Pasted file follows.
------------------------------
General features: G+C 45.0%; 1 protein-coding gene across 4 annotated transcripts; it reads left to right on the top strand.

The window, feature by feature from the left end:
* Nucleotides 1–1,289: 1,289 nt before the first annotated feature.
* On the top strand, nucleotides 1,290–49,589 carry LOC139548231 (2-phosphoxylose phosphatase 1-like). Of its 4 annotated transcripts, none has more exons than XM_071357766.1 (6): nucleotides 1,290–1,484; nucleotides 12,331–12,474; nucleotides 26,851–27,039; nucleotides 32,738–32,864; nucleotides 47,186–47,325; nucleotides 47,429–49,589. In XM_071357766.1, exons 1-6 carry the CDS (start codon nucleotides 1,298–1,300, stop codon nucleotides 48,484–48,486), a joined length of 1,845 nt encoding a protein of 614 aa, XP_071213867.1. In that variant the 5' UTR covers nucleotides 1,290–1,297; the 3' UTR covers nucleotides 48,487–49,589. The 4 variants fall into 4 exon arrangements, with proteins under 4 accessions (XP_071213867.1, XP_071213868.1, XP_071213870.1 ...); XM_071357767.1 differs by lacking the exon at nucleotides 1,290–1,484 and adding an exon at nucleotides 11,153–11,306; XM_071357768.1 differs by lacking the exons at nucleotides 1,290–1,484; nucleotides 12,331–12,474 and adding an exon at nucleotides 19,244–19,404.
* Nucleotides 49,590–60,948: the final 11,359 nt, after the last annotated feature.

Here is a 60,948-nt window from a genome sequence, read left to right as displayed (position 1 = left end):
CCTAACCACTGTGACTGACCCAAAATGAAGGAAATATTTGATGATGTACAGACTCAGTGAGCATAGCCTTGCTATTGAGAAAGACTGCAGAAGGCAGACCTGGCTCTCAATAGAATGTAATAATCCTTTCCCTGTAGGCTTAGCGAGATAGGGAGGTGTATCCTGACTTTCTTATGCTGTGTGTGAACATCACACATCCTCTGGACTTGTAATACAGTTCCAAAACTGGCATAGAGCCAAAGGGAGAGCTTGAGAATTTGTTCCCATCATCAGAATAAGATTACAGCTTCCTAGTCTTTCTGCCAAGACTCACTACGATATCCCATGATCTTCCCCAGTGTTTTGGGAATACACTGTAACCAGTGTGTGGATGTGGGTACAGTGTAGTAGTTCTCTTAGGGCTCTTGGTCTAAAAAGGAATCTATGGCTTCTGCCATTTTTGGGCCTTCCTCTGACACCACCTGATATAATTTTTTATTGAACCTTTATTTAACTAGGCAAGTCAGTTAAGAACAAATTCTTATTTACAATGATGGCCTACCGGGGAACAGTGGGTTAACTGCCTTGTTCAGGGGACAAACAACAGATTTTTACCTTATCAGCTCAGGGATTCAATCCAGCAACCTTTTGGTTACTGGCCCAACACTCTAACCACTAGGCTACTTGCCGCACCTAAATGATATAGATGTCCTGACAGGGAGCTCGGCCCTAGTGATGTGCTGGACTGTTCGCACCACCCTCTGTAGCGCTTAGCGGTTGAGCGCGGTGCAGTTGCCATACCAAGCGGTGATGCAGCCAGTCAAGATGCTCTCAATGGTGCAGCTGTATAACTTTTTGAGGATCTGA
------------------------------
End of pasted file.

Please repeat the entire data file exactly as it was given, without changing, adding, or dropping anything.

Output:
General features: G+C 45.0%; 1 protein-coding gene across 4 annotated transcripts; it reads left to right on the top strand.

The window, feature by feature from the left end:
* Nucleotides 1–1,289: 1,289 nt before the first annotated feature.
* On the top strand, nucleotides 1,290–49,589 carry LOC139548231 (2-phosphoxylose phosphatase 1-like). Of its 4 annotated transcripts, none has more exons than XM_071357766.1 (6): nucleotides 1,290–1,484; nucleotides 12,331–12,474; nucleotides 26,851–27,039; nucleotides 32,738–32,864; nucleotides 47,186–47,325; nucleotides 47,429–49,589. In XM_071357766.1, exons 1-6 carry the CDS (start codon nucleotides 1,298–1,300, stop codon nucleotides 48,484–48,486), a joined length of 1,845 nt encoding a protein of 614 aa, XP_071213867.1. In that variant the 5' UTR covers nucleotides 1,290–1,297; the 3' UTR covers nucleotides 48,487–49,589. The 4 variants fall into 4 exon arrangements, with proteins under 4 accessions (XP_071213867.1, XP_071213868.1, XP_071213870.1 ...); XM_071357767.1 differs by lacking the exon at nucleotides 1,290–1,484 and adding an exon at nucleotides 11,153–11,306; XM_071357768.1 differs by lacking the exons at nucleotides 1,290–1,484; nucleotides 12,331–12,474 and adding an exon at nucleotides 19,244–19,404.
* Nucleotides 49,590–60,948: the final 11,359 nt, after the last annotated feature.

Here is a 60,948-nt window from a genome sequence, read left to right as displayed (position 1 = left end):
CCTAACCACTGTGACTGACCCAAAATGAAGGAAATATTTGATGATGTACAGACTCAGTGAGCATAGCCTTGCTATTGAGAAAGACTGCAGAAGGCAGACCTGGCTCTCAATAGAATGTAATAATCCTTTCCCTGTAGGCTTAGCGAGATAGGGAGGTGTATCCTGACTTTCTTATGCTGTGTGTGAACATCACACATCCTCTGGACTTGTAATACAGTTCCAAAACTGGCATAGAGCCAAAGGGAGAGCTTGAGAATTTGTTCCCATCATCAGAATAAGATTACAGCTTCCTAGTCTTTCTGCCAAGACTCACTACGATATCCCATGATCTTCCCCAGTGTTTTGGGAATACACTGTAACCAGTGTGTGGATGTGGGTACAGTGTAGTAGTTCTCTTAGGGCTCTTGGTCTAAAAAGGAATCTATGGCTTCTGCCATTTTTGGGCCTTCCTCTGACACCACCTGATATAATTTTTTATTGAACCTTTATTTAACTAGGCAAGTCAGTTAAGAACAAATTCTTATTTACAATGATGGCCTACCGGGGAACAGTGGGTTAACTGCCTTGTTCAGGGGACAAACAACAGATTTTTACCTTATCAGCTCAGGGATTCAATCCAGCAACCTTTTGGTTACTGGCCCAACACTCTAACCACTAGGCTACTTGCCGCACCTAAATGATATAGATGTCCTGACAGGGAGCTCGGCCCTAGTGATGTGCTGGACTGTTCGCACCACCCTCTGTAGCGCTTAGCGGTTGAGCGCGGTGCAGTTGCCATACCAAGCGGTGATGCAGCCAGTCAAGATGCTCTCAATGGTGCAGCTGTATAACTTTTTGAGGATCTGA